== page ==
Life has changed since then, but Irishmen do still make a pub their first stop in the United States. We were once seated on the bar stools in Jamaica Plain's Brendan Behan Pub next to a young man who had just gotten off a plane from Dublin. The bartender was helping to hook him up with somebody who would take him to a relative's apartment.
Brendan Behan annually wins Boston Magazine's award as the best Irish bar in Boston. The entrance was filled with kegs of Guinness on the Wednesday afternoon we visited. "They'll be gone by the weekend," the bartender said. It's too small to be a tourist trap, rather dark, with a low ceiling, and walls covered with tattered theater posters, black-and-white photos of County Kerry and portraits of the bar's namesake poet. There's also a directional sign to "Uaghna Mna Moire (Long Woman's Grave)."
The pub's T-shirts bear the Behan quote, "There's no place on Earth like the world." Where you might expect to find a TV, there's a fish tank filled with tiny sharks.
Boston is the major league of Irish pubs. For instance, large backlit advertisements for Irish Pub Co.-built pubs in the suburbs greet visitors who land at Logan Airport. While Manhattan, like Boston, was and is a major sanctuary for Irish immigrants -- and may have even more Irish pubs -- many of the Boston pubs have turned themselves into tourist attractions.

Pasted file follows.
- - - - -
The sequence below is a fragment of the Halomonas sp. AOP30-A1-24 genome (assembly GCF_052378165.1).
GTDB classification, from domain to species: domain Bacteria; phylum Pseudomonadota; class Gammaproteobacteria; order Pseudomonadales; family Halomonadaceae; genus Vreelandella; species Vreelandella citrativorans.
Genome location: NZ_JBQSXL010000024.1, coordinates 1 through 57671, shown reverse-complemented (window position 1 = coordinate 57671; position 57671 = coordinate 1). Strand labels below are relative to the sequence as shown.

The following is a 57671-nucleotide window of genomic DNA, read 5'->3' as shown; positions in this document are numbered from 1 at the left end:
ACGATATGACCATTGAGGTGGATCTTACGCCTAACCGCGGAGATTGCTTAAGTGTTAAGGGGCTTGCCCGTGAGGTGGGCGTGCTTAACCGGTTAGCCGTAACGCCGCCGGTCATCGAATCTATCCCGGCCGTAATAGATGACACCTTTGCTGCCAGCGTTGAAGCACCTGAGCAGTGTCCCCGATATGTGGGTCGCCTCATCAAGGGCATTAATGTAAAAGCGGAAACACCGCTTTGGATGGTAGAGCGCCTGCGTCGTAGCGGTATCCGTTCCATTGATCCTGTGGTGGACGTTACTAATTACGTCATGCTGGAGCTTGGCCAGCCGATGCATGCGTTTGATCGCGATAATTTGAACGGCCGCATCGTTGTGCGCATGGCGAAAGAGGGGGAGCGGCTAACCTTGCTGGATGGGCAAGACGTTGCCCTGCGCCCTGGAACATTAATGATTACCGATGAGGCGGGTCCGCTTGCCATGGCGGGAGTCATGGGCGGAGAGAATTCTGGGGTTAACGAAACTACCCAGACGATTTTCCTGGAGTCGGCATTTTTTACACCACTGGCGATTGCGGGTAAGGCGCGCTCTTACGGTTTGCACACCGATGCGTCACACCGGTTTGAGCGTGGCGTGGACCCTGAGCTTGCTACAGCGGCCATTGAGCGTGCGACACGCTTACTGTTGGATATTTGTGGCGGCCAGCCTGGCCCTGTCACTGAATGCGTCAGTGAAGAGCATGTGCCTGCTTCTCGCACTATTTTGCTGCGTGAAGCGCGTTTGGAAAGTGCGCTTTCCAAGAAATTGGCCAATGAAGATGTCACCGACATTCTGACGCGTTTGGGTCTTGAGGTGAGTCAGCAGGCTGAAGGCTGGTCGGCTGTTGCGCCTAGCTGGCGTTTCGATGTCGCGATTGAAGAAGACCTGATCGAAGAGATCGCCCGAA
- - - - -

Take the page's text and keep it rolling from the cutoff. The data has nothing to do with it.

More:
The Black Rose, located near Faneuil Hall, has been referred to as Disneyesque, and it's more high-end than many Irish pubs. There's a line out the door many nights, and the place can get very loud. As well as Guinness and Murphy's stouts, there's a wide cross-section of American and foreign-brewed craft beers on tap.
It's a short walk from The Black Rose to The Littlest Bar, which isn't much bigger than the large sign above it with an arrow pointing down. There's a green neon Budweiser shamrock in the window and cases of Bud and Bud Light piled in the window well. Official capacity is 38, but none of them had better be claustrophobic, and there are 13 stools at the bar and along the wall just a few feet away.
Guinness and Boddington's are the only two draft choices, but when we visited everybody was drinking bottled Bud or Bud Light. There was, however, plenty of good craic.
This story orginally appeared in All About Beer Magazine in March 1999.